Where photographs capture a moment frozen in time, writings capture a feeling. For PCC, the spirit of campus in years past has been captured in the annual student publication Fountains, with this year marking the publication’s 30th anniversary.
Former English faculty Becky Bucy, along with Dr. Phyllis Rand, both had a hand in beginning the student publication 30 years ago. “The first year that the class Copy Editing II (PW 304) was offered, administration asked me to teach it,” Bucy recalled. “At Dr. Rand’s encouragement, and to give the students practical application to the publishing world, I asked if we could produce a magazine that the students would edit using selections from the Creative Writing class. I submitted my project as a sample, and administration approved! We had huge support from the administration and, by God’s grace, it all came together.”
Students taking PW 304 begin the class by working through student-submitted essays, short stories, and poems, choosing only 20 to 25 of them to include in the publication. From there, over the course of the semester, each student assumes a role within the class whether as an editor who works with a student author, a fact checker, or senior editor. The finished compositions, introductions, and pull quote ideas are then arranged into an orderly manuscript and handed off to AR 326, a class taken by both graphic design and studio art students. This Publications Practicum class then takes the manuscript and typesets the text, creates illustrations, and designs the cover. Once the printed journal arrives back from press, the Copy Editing II class organizes a fun and creative book launch that takes place in the upper Commons.
This year’s edition of Fountains includes stories that cause readers to reflect on their own situations by “diving deeper” into the experiences of others and learning from them. In the 30th edition, senior editors Hannah Edwards (’18) and Grace Shaffer (’18) summarize this year’s theme: “While different plots and voices emerge within this collection of stories, one thread ties them together: the characters seek for something deeper, learning to brave new directions.”
“More than anything, I stress the privilege of using our writing and editing skills to honor Christ,” said Mark Wainwright, the instructor of PW 304. “The Fountains literary journal remains a creative, inspirational, and uplifting publication. Through its pages, readers recognize that ’the fear of the Lord is a fountain of life’ (Proverbs 14:27). The 30th Fountains edition contains a number of outstanding narratives and personal essays. Some are laugh-out-loud hilarious, while others prompt serious self-reflection.”
In AR 326, the manuscript is the centerpiece of the cover art and layout design based on the themes described by the writers. To develop all of the features in Fountains, the three sections of the class divide the design work, each working on and submitting a cover design to compete against the other classes’ designs. Once the artwork is chosen, all three sections work together to adhere to the colors and style through the page design, illustrations, and advertisements. Visual arts faculty Stephen Kozel, an instructor for the class, said, “Learning to work in a group and taking part in different leadership roles will help the students develop collaborative skills that they will need in their future careers.”
In the publication, readers will find colorful illustrations of the stories tastefully sprinkled throughout. “We created a style guide with specific colors, fonts, layout parameters, and design elements already inside of it,” said Johanan Cartwright (Jr., Bahamas), one of the student leaders of AR 326 and cover designer of this year’s Fountains. “Then we had all of the designers use this for their individual sections. After the final layout was completed, three lead designers came together and went through the entire design with a fine tooth comb for the next few weeks. It is a challenging class; but seeing the book, my book, printed was one of the best feelings from an art class I’ve ever received.”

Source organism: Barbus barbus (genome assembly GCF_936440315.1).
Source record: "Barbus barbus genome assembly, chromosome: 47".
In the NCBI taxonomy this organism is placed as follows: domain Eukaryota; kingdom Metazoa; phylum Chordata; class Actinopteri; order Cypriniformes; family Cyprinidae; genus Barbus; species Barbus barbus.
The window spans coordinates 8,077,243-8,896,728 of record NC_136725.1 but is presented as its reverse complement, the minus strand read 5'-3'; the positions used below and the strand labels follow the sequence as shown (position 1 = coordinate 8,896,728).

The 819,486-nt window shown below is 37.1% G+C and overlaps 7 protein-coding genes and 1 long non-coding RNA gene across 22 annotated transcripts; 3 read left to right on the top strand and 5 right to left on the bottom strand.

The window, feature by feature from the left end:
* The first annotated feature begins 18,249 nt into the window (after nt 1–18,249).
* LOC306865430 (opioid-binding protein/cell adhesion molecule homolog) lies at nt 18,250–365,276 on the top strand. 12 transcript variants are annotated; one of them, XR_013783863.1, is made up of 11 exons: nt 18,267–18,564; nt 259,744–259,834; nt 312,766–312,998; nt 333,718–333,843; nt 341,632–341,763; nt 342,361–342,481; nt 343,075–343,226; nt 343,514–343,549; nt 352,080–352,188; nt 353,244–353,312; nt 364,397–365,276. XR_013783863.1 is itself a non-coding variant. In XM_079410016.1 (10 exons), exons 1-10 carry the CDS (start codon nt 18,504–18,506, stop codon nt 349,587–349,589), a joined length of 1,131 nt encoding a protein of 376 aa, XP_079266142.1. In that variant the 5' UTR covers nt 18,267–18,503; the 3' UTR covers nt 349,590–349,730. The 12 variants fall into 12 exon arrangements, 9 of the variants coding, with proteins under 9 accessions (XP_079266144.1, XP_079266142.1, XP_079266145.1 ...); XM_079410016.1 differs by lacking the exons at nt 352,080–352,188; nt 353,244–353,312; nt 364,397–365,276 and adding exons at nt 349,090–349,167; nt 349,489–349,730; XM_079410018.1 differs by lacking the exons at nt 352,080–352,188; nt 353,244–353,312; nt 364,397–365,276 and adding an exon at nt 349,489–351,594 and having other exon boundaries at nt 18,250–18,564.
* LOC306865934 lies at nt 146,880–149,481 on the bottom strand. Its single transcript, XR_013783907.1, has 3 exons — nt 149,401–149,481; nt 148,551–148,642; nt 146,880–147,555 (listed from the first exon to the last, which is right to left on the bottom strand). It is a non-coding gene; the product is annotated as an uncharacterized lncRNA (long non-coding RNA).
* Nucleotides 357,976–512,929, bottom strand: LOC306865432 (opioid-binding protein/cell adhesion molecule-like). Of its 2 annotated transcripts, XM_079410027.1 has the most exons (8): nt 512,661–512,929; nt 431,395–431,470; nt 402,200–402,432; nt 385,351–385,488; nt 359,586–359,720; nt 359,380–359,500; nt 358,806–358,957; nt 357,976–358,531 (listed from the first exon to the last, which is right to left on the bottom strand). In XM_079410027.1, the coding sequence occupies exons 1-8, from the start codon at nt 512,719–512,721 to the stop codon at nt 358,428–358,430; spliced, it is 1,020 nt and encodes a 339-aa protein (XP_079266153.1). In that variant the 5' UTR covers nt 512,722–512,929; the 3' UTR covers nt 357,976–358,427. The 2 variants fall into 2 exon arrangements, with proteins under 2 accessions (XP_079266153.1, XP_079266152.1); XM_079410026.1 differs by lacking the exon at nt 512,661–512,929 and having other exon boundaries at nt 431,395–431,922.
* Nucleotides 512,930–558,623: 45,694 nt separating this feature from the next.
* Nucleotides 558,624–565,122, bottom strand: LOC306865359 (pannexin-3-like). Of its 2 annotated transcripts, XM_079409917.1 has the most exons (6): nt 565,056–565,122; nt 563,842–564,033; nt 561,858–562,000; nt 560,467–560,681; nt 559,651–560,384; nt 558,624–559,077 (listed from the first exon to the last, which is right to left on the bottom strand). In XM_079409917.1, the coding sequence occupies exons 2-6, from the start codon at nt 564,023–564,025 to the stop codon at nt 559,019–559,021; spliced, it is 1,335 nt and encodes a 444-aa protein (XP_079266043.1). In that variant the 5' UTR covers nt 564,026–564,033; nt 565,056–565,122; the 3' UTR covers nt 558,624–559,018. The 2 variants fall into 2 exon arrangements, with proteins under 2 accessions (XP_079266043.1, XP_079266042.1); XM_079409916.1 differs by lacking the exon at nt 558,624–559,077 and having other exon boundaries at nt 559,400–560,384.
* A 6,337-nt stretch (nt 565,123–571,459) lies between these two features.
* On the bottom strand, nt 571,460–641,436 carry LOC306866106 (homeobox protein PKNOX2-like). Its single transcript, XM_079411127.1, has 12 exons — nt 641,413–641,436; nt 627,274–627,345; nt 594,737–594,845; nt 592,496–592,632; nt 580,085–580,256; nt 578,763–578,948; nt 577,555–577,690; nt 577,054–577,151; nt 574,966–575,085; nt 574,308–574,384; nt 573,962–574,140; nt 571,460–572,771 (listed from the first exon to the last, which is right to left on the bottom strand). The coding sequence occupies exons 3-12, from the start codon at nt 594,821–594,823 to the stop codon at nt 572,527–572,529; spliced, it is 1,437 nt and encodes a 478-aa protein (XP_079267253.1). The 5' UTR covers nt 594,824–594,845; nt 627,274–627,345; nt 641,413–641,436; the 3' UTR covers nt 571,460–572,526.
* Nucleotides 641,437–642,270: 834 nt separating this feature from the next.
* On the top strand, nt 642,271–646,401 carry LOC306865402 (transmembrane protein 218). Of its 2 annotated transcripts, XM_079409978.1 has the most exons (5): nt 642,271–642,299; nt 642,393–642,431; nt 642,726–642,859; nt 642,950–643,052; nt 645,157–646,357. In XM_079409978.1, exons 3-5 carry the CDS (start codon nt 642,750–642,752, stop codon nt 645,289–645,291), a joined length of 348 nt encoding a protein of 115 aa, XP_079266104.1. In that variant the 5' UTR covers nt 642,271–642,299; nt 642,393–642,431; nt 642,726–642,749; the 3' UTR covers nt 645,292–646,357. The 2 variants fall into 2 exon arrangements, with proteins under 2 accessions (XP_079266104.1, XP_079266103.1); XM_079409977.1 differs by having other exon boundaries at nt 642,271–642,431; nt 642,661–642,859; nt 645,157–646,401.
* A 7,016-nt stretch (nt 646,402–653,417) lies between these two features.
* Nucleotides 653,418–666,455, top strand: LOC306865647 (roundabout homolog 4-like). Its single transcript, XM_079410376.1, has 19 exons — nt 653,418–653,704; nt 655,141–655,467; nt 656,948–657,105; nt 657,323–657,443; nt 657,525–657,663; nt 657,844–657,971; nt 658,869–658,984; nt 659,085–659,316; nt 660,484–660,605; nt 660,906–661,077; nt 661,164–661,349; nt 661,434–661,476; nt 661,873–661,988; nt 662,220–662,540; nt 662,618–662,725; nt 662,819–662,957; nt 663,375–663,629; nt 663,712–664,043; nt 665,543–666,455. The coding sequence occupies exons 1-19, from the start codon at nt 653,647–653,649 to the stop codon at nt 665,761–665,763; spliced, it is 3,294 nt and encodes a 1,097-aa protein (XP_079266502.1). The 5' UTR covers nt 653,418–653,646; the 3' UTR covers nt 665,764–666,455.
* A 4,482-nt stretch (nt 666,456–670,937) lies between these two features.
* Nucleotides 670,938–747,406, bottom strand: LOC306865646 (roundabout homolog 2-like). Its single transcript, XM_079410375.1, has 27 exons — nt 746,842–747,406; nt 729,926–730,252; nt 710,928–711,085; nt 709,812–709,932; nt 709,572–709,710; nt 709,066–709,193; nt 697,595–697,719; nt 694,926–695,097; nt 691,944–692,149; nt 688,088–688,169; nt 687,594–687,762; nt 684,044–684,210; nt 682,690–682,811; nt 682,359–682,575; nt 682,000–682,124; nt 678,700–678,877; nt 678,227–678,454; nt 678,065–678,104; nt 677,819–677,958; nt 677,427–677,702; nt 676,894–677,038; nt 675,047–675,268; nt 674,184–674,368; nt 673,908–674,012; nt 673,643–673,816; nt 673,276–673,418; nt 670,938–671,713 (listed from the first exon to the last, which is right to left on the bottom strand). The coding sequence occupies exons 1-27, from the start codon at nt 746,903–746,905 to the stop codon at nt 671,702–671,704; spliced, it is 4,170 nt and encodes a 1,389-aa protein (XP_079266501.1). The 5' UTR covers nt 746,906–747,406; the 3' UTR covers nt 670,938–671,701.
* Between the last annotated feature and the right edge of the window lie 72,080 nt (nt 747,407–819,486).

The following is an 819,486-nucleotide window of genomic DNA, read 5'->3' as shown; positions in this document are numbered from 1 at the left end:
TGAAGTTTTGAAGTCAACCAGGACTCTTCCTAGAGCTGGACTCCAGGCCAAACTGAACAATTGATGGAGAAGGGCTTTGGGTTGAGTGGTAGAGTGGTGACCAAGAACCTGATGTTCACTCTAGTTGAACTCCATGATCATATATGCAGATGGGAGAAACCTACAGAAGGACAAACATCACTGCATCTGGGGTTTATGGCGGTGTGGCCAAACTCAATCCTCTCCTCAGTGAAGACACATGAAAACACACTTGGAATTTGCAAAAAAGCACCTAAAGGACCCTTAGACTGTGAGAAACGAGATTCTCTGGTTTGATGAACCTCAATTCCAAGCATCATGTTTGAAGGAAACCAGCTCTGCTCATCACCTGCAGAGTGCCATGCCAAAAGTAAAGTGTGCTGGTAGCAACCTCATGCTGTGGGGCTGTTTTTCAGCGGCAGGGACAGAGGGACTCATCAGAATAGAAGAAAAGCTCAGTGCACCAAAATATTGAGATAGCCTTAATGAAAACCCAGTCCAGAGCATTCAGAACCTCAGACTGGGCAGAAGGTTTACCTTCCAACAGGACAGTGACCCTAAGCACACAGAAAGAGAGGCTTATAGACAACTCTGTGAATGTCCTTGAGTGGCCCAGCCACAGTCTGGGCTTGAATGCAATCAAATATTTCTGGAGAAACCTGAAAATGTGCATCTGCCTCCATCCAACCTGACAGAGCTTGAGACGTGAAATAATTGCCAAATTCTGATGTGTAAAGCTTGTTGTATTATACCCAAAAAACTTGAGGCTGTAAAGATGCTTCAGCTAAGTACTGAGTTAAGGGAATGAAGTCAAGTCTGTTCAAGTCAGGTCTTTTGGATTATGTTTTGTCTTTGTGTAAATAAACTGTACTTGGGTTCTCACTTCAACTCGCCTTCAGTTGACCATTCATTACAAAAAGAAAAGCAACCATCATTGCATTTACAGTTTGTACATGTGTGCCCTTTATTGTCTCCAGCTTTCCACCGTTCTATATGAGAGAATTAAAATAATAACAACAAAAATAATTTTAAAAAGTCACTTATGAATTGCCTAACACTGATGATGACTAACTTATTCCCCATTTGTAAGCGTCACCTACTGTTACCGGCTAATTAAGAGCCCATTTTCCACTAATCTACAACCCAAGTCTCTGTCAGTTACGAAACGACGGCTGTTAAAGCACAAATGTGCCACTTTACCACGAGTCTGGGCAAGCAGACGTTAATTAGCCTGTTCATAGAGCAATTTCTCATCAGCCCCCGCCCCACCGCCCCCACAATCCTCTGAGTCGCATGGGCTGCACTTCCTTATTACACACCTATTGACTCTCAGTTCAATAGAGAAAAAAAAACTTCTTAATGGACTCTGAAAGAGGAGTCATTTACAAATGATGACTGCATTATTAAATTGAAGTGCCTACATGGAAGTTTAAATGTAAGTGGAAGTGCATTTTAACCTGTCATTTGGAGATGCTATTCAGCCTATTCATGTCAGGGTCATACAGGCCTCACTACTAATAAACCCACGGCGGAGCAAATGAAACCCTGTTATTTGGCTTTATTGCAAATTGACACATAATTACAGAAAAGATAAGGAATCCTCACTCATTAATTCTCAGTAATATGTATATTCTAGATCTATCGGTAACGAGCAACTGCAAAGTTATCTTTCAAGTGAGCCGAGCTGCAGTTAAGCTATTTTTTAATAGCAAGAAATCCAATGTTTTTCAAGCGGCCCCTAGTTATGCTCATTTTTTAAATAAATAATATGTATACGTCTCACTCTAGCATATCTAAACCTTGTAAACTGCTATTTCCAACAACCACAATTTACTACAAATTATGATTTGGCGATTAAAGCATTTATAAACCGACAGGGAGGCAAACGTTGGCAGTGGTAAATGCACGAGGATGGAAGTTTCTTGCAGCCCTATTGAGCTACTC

English faculty Jennifer Miller, production manager for PW 304, took the class herself as a student and recognizes the role Fountains has had on PCC’s campus. “More than just connecting students with other students during the semester, Fountains connects current students to past generations,” she said. “Since this is the 30th edition of Fountains, thirty different classes have worked to edit stories and poetry geared toward bringing honor to Christ and encouraging the student body. Both Mr. Wainwright and I have served as Fountains editors in the past, and we thoroughly enjoy helping continue this tradition as a valuable part of PCC culture.”
The senior editors working on the 31st edition of Fountains for next year described what the student publication has meant to them as fellow student writers: “The stories featured in Fountains often become the voice of the student body,” said Jenneth Dyck (Sr., VA). “It represents our struggles, our successes, and most importantly our faith. It’s an amazing endeavor to be a part of, and I’ve enjoyed every part of the process.”
“Fountains has inspired me because I could see and read the stories my classmates were writing. I think it’s exciting to see how our personal writing styles have developed over the years,” said Janise
Anderson (Sr., MI). “[It] brings students a sense of connection because it’s written by students for students. It’s a beautiful blend of writing abilities, editing skills, and visual creativity.”
Regardless of one’s preferred role as a reader or a writer, students can find themselves tossed back into the days of past student bodies through any edition of Fountains, each sharing the stories, struggles, praises, and poems of the time. Jennifer Miller described this best—“Fountains represents history, and history is valuable.”